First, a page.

Eight miles wide and 20 miles long, Bear Lake is an unusual shade of blue, thanks to limestone particles suspended in the water. It is home to five species of fish found nowhere else, including the Bonneville cisco, which draws anglers during its spawning season in January. Among the lake's more discreet inhabitants is the Bear Lake Monster, which according to local lore lurks somewhere in the depths like its Loch Ness counterpart. The abundance of Bear Lake's raspberries is celebrated each year in early August at Raspberry Days. A parade, a craft fair, and entertainment are almost eclipsed by the main event: sampling myriad raspberry concoctions.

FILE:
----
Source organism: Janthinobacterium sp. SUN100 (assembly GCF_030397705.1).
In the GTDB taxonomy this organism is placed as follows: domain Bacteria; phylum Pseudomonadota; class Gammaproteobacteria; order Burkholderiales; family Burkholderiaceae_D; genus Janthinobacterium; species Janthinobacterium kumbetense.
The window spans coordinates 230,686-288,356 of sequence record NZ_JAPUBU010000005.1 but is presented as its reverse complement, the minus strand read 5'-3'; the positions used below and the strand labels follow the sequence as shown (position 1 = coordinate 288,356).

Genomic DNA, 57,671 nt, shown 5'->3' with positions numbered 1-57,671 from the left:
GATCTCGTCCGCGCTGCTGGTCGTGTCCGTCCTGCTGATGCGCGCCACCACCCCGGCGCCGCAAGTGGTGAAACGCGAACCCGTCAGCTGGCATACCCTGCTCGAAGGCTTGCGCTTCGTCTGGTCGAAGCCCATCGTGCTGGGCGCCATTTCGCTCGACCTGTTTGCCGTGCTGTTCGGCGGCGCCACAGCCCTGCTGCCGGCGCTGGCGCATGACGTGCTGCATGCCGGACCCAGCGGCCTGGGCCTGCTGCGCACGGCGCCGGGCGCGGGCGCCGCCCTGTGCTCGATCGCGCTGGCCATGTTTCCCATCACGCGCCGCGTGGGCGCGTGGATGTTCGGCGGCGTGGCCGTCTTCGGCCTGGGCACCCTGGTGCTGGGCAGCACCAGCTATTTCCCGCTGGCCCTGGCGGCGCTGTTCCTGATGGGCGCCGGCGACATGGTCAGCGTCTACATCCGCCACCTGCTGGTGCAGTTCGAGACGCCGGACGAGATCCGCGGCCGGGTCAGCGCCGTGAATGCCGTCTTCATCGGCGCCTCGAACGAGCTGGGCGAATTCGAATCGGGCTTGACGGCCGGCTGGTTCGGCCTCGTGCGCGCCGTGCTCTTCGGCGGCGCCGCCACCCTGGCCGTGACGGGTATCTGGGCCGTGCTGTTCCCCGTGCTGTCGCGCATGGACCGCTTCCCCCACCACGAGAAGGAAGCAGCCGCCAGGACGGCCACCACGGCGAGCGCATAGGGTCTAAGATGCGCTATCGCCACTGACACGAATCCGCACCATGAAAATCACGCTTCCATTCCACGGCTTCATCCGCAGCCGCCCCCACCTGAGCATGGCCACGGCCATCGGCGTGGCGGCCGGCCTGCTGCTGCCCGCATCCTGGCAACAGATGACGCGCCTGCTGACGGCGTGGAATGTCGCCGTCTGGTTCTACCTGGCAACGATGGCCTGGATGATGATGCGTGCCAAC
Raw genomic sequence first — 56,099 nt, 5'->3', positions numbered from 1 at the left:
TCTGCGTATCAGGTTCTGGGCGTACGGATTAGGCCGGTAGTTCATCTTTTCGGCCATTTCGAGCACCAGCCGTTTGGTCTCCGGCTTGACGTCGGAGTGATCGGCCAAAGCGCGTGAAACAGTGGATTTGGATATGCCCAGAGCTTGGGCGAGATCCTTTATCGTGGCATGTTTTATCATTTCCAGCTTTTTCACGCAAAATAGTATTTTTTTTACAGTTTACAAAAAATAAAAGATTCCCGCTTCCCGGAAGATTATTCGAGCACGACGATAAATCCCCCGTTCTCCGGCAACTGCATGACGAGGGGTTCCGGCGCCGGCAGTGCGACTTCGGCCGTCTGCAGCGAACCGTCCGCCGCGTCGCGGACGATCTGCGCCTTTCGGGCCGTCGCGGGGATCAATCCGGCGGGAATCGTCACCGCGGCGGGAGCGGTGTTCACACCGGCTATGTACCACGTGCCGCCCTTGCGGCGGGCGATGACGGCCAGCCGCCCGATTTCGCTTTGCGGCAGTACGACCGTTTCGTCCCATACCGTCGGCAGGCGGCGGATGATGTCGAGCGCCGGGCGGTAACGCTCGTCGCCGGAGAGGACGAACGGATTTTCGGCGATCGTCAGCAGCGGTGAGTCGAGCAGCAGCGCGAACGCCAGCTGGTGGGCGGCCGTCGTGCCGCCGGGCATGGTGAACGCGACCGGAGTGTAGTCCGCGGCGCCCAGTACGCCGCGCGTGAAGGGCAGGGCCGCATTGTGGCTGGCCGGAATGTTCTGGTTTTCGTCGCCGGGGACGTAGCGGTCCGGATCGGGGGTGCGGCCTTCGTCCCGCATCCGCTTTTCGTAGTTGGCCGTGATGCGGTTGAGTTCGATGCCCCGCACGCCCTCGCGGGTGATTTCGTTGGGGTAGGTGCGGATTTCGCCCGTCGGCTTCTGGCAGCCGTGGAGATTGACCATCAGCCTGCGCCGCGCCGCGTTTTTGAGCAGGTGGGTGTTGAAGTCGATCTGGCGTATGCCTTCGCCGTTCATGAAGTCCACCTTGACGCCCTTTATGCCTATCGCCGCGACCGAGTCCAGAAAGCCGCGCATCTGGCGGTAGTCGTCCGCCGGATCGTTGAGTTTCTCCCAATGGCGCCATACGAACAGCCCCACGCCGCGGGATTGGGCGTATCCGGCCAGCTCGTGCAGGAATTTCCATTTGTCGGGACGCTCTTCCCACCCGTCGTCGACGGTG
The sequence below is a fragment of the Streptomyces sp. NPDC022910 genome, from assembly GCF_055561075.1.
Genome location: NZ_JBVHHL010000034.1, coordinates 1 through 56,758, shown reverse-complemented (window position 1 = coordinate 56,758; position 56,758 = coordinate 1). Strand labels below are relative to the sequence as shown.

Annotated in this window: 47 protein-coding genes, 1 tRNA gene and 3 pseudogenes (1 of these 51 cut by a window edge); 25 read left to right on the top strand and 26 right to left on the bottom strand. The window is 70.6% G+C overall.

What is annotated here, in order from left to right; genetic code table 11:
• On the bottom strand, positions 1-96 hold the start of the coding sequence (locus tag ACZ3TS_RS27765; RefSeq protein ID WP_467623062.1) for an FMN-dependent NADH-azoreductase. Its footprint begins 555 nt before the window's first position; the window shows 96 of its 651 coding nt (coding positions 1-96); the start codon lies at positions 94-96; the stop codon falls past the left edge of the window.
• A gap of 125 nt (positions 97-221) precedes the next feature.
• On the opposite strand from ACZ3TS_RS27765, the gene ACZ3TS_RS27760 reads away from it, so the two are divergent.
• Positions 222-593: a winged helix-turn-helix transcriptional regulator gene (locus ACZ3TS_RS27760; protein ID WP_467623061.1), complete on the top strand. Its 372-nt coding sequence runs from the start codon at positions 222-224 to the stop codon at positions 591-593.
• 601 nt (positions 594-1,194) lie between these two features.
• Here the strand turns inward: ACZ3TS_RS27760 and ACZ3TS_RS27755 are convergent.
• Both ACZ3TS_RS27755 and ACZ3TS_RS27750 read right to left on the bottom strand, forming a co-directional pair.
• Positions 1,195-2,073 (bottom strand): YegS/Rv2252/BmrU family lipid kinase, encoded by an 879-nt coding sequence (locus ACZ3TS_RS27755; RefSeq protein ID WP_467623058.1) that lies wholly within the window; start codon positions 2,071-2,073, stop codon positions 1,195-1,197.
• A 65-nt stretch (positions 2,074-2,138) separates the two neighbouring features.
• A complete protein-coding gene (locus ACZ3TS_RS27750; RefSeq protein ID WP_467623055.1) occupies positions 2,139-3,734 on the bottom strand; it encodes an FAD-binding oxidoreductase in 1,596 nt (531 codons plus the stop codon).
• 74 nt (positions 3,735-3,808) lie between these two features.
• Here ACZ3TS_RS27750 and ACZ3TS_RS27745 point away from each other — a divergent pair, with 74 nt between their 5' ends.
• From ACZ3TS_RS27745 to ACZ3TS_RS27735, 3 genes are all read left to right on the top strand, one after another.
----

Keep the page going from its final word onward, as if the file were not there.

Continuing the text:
Along the south shore of Bear Lake, Route 30 traces an old route used by Native Americans, mountain men, and settlers following the Oregon Trail. The lake was a popular gathering place for mountain men, who held two rendezvous here in the 1820s. Harsh winters persuaded most travelers to move on before the first snow flew, but hardy Mormon pioneers settled in the area and founded Garden City. You'll find several hotel and restaurant options in town, which sits at the junction of U.S. 89 and Route 30, and you can follow the ¼-mile boardwalk through a small wetlands preserve to the lakeshore.